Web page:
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How do I find the most recent common ancestor commit of two git branches?

Is there an easy way to do this in git 1.6 ?

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Define most recent: real world time, number of commits, other metric? –  Ciro Santilli 六四事件 法轮功 纳米比亚胡海峰 Jul 17 '14 at 20:51
Relevant (criss-cross merges): stackoverflow.com/questions/26370185/… –  Jubobs Dec 26 '14 at 12:21

2 Answers 2

up vote 305 down vote accepted

I think that you are looking for git merge-base.

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Note that this finds the most recent common ancestor... which I believe is what the questioner wants, so +1. Just noting it, in case anyone comes here trying to find the oldest common ancestor (as I did) -- for which, see also: stackoverflow.com/questions/1527234/… –  lindes Feb 14 '11 at 9:52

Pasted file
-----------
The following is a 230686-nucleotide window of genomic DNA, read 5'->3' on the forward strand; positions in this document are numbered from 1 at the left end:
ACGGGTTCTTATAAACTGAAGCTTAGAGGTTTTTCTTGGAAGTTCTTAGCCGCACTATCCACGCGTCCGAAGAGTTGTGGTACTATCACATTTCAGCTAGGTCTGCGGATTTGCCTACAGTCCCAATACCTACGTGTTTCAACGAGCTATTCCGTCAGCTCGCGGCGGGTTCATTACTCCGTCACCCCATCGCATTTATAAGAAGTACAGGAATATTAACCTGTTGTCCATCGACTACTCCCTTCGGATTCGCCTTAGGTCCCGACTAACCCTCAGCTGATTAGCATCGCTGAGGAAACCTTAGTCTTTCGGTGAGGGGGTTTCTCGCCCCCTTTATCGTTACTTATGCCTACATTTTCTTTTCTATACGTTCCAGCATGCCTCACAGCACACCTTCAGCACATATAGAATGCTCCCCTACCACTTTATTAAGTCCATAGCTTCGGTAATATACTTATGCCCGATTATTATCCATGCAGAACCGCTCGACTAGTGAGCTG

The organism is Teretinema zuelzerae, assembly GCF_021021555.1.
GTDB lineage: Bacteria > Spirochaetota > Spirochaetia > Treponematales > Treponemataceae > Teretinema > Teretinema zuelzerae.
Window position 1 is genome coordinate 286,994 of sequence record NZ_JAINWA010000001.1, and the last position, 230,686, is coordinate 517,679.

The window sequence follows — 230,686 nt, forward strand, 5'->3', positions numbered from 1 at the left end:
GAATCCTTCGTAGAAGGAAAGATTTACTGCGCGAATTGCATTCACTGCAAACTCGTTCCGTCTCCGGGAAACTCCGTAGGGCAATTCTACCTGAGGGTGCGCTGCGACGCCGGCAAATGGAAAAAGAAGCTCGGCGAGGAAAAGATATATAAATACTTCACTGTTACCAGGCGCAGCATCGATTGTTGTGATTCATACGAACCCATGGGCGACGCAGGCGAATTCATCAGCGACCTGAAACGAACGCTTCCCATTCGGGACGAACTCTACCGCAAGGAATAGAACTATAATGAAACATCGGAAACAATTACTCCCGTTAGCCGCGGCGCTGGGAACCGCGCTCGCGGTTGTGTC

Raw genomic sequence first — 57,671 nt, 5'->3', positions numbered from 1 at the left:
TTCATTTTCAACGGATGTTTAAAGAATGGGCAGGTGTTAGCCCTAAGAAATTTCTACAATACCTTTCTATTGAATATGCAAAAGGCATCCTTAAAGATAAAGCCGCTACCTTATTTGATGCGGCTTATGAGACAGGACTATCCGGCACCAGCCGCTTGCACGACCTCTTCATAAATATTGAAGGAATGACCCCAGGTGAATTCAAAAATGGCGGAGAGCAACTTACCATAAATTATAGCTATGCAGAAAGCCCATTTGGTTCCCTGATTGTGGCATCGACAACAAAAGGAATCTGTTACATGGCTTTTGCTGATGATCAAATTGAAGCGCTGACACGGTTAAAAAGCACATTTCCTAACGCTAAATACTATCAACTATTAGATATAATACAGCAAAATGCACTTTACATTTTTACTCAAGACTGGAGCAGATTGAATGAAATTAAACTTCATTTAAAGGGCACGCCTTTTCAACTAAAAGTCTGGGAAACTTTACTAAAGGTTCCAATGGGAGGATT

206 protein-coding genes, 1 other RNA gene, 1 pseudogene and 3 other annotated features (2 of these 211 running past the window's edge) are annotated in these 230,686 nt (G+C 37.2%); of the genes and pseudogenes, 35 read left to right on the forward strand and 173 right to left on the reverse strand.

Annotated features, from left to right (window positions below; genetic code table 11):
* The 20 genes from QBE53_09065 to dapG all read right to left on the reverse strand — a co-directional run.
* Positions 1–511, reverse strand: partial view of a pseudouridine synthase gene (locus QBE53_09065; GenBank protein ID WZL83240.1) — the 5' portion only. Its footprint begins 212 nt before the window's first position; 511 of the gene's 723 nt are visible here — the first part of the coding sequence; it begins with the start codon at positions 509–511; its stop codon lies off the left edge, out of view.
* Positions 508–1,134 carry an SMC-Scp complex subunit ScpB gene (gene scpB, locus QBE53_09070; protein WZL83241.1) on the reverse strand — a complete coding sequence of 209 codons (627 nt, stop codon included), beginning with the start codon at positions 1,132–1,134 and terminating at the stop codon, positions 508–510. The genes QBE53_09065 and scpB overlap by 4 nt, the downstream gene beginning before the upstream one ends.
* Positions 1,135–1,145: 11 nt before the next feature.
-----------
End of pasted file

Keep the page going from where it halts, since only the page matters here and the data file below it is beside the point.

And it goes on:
This is probably what he was looking for, but the man page does not guarantee it will be the most recent neither in real time or number of commits: only that it will be one of the best common ancestors. –  Ciro Santilli 六四事件 法轮功 纳米比亚胡海峰 Jul 17 '14 at 20:53
I think I'll be using this little snippet a lot: $(git merge-base HEAD master). For example, git log $(git merge-base HEAD master)..HEAD –  funroll Sep 8 '14 at 15:48
@funroll: Or the shorthand for that: git log master...HEAD –  Charles Bailey Sep 8 '14 at 20:32
@lindes would the oldest common ancestor not be the initial commit? –  Thorbjørn Ravn Andersen Feb 19 at 18:17

use git merge-base A B

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For full commit information use: git log -1 $(git merge-base branchA branchB) –  jackocnr Mar 5 '14 at 17:30

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